“Will you push me up?”  Mary Ann asks often, especially when we are out in the car.  When she asks, sometimes her head is almost completely horizontal over the console between the seats.  I usually push her up before it goes that far, even if she hasn’t asked.  I have to be careful since sometimes she is napping in that position and doesn’t want to be moved.

It happens sometimes when sitting in her chair in the living room. Especially when she has not had enough sleep, or when she shifts into the non-responsive mode, she will lean forward or in whatever direction there is something on which she can rest her arm and head.  When she starts napping in her chair, I offer to take her into the bedroom so that she can lie down.  It is not unusual for her to prefer staying in the living room if she wants to avoid taking a long nap.

When she is awake and leaning, it is always to the left.  There seems to be a natural affinity for moving to the left.  When Mary Ann is sitting at the table eating, almost without fail after a while she will be sitting with her knees and feet off the left side of the chair, eating over her lap and the floor, rather than the table where her plate is located.

It is hard for me to see that and not move her back to facing the table.  My response is not just some compulsive need for her to be sitting a certain way.  My need to move her back to facing the table comes because when she is facing to the left, the food that falls out of her hand ends up on her lap and the floor.  I then have the task of cleaning it up, hopefully before anything gets stepped on.

Mary Ann’s turning to the left at the table has been a bone of contention between us.  Sometimes she gets angry with me when I move her back to eating over her plate.  I complain about her eating over the floor making it more difficult for me because of the clean up.  I am not the noble self-less uncomplaining caregiver.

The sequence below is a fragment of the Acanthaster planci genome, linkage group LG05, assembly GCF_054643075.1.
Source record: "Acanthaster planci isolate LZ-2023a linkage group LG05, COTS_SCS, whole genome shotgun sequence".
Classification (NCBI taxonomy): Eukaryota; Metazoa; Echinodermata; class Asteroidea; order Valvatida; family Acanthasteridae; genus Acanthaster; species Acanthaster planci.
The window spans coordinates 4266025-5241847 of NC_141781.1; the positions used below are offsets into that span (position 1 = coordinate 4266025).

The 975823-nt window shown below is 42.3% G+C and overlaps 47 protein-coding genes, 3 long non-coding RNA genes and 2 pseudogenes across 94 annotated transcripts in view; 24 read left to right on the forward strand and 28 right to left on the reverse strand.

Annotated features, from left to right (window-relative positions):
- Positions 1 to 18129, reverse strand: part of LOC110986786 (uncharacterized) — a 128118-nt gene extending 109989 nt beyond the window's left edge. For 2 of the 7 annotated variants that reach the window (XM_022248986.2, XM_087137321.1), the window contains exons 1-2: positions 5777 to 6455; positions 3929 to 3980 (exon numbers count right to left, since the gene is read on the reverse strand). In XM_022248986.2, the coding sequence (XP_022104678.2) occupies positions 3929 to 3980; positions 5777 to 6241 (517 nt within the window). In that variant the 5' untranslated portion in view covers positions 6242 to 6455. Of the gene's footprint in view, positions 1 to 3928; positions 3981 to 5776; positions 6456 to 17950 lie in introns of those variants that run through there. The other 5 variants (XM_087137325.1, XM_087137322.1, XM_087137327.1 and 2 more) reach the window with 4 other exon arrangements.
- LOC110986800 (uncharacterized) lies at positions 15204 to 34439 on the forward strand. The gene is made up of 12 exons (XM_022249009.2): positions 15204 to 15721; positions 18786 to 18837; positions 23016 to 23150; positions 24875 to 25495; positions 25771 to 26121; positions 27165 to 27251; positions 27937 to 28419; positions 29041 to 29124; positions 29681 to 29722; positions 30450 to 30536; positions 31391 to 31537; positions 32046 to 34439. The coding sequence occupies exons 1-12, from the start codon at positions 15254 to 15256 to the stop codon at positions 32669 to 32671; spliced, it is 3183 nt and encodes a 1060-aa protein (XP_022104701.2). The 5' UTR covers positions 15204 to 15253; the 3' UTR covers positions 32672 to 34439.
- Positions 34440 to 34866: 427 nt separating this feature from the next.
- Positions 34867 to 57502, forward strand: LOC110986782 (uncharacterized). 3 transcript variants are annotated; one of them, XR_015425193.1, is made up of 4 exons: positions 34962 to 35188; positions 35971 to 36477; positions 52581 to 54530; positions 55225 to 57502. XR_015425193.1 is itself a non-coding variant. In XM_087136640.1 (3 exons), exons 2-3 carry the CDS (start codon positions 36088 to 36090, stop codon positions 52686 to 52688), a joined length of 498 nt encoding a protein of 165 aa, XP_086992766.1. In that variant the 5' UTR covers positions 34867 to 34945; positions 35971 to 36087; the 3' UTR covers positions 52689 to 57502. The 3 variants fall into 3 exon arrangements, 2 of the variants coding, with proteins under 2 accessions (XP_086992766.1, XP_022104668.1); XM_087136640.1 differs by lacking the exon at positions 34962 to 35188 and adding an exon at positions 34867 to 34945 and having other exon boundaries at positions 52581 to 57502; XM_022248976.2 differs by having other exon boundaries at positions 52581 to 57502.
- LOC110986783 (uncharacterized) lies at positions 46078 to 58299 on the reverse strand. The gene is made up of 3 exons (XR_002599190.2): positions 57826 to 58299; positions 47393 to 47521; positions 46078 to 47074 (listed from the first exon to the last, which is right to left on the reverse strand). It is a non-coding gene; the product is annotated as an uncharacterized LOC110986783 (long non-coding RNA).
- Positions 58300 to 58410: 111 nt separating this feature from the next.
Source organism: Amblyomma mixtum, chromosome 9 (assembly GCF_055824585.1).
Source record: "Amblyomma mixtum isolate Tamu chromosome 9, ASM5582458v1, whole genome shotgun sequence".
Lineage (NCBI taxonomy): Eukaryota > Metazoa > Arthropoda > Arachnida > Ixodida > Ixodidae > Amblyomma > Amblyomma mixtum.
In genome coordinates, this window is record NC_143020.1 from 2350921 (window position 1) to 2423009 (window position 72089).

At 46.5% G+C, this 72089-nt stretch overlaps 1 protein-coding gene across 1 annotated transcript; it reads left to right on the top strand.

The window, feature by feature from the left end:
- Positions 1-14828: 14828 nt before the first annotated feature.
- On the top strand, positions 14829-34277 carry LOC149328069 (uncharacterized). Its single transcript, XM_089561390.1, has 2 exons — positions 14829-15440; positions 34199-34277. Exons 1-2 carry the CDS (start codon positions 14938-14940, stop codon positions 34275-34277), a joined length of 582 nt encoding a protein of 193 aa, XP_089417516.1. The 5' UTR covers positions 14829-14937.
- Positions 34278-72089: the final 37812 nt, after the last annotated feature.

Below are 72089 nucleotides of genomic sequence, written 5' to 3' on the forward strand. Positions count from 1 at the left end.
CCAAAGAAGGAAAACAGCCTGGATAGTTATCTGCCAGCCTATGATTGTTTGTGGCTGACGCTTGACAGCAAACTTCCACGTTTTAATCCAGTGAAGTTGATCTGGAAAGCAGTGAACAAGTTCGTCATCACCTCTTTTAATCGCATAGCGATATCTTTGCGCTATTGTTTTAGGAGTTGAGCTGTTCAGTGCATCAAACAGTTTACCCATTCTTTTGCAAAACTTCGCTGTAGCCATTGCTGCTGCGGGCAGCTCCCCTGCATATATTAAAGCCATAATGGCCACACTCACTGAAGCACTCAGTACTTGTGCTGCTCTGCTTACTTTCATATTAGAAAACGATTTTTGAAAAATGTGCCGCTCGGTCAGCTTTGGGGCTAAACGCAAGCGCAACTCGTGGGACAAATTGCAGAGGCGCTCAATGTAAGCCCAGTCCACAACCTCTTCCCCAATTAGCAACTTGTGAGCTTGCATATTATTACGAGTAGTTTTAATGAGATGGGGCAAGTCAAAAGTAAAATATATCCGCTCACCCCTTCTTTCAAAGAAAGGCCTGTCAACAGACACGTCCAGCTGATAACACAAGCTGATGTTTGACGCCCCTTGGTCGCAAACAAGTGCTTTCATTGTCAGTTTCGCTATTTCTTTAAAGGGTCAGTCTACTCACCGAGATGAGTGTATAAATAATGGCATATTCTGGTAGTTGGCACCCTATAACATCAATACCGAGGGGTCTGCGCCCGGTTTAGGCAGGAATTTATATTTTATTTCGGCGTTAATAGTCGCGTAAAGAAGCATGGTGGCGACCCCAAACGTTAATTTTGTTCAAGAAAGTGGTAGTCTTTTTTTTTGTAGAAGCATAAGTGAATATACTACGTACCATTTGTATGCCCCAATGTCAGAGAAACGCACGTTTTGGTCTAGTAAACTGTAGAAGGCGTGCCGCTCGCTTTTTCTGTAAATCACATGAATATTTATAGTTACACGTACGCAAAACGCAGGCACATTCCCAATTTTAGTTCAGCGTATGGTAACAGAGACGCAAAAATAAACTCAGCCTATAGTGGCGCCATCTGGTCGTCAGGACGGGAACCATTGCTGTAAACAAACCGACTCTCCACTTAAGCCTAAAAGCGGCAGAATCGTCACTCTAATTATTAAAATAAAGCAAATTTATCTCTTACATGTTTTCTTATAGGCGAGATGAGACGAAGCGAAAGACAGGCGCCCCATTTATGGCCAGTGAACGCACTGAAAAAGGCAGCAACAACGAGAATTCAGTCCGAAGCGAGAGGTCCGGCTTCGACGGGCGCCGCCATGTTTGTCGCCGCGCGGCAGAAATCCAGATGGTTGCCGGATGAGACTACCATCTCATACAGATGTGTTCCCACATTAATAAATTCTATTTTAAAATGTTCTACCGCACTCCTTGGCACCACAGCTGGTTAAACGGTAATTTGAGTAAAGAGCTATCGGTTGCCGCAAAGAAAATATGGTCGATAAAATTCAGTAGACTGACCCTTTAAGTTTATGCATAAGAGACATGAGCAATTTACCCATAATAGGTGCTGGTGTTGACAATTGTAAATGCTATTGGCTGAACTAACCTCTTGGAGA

What has helped me in accepting the leaning to the left and at least trying to be less grumpy about it is the discovery that very many of the others who are Caregiving Spouses of those who have some sort of Dementia with Lewy Bodies describe the same behavior.  When someone in the online group mentioned that her Loved One couldn’t hold his head up, many responded with the same problem and still others described the leaning phenomenon.  Many of those who have been dealing with Lewy Body Dementia struggle with the same issue of trying to deal with the effect of the Disease on their Loved One’s ability to maintain a sitting up position or keep his/her head erect.

One online member suggested using a chair with arms at the table.  That suggestion is a good one.  The disadvantage is that our space is so confined that getting her in and out of an arm chair at the table is difficult.  It may, however be the lesser problem.

As I have mentioned many times before in these posts, it seems to help when a frustrating behavior can be explained by the disease we are battling.  It moves the behavior from what seems willful to something that is completely involuntary.  It moves the problem to simply another area needing a creative solution.  By the way, when I make observations on behaviors of Mary Ann that are frustrating to me, I become very grateful that Mary Ann is not writing blog posts on the things that I do that irritate her.  You think my posts are sometimes long!!  She could write volumes.

Tomorrow will be an early day since we are going to try to attend the Annual Parkinson’s Symposium sponsored by the University of Kansas Medical Center in Kansas City.  We will see how the night goes and whether or not we can manage a very early starting time.  We have to allow for an hour and a half travel time.  My hope is that we can at least make it for part of it, and that the information will be helpful.

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